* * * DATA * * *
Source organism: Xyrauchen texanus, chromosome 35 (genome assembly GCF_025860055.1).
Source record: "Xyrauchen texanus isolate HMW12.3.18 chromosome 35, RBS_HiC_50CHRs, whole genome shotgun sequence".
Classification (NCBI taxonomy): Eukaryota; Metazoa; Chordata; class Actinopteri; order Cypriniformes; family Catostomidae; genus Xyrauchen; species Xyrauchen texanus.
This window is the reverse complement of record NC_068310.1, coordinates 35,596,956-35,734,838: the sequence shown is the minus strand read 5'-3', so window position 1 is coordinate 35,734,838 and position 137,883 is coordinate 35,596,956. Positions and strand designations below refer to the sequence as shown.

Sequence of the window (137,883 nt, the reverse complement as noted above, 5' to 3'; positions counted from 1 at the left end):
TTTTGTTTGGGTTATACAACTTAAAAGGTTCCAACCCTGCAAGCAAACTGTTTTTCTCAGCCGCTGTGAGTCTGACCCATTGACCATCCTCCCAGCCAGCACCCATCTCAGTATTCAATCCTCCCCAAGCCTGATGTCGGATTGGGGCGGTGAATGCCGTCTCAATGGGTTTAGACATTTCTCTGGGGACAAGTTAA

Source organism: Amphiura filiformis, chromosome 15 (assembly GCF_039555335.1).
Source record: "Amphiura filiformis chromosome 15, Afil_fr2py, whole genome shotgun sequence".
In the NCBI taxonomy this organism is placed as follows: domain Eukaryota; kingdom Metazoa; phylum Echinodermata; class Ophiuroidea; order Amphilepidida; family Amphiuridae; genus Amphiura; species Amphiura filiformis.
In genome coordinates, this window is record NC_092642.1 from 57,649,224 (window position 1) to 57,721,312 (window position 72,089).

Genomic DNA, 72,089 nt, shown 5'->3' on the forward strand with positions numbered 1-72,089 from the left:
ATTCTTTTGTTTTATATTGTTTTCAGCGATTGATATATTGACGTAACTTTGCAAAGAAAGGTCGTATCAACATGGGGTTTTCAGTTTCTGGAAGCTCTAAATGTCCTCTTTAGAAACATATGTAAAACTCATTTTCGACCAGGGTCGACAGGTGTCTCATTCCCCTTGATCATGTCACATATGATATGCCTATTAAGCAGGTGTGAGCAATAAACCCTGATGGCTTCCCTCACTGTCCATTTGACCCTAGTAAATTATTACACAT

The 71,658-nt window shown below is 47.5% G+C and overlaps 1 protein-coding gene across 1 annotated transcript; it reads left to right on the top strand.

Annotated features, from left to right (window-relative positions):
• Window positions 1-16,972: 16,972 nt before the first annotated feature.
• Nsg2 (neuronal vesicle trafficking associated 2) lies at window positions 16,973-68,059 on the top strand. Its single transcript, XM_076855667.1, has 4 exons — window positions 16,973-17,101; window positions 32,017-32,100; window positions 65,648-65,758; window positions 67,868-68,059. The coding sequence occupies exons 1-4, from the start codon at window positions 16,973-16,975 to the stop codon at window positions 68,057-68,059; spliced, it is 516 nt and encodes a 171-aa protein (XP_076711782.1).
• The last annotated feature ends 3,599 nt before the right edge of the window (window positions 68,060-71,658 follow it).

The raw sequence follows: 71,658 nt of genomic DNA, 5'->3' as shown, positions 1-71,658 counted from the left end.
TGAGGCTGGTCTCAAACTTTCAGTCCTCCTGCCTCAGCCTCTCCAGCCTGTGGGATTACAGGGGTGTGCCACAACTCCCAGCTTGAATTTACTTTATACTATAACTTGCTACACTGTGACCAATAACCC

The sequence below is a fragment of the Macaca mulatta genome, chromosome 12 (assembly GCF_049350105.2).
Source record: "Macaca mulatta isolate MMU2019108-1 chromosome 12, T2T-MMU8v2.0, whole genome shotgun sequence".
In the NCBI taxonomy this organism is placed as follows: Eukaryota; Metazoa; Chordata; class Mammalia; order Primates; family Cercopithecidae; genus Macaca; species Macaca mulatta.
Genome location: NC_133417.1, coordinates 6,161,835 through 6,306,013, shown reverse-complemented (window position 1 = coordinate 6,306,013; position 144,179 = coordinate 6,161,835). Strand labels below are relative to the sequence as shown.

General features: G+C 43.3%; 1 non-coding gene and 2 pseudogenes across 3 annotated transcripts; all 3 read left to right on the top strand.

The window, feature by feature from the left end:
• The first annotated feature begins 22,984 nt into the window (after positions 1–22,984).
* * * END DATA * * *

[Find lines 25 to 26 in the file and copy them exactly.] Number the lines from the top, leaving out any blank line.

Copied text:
The window, feature by feature from the left end:
• The first annotated feature begins 22,984 nt into the window (after positions 1–22,984).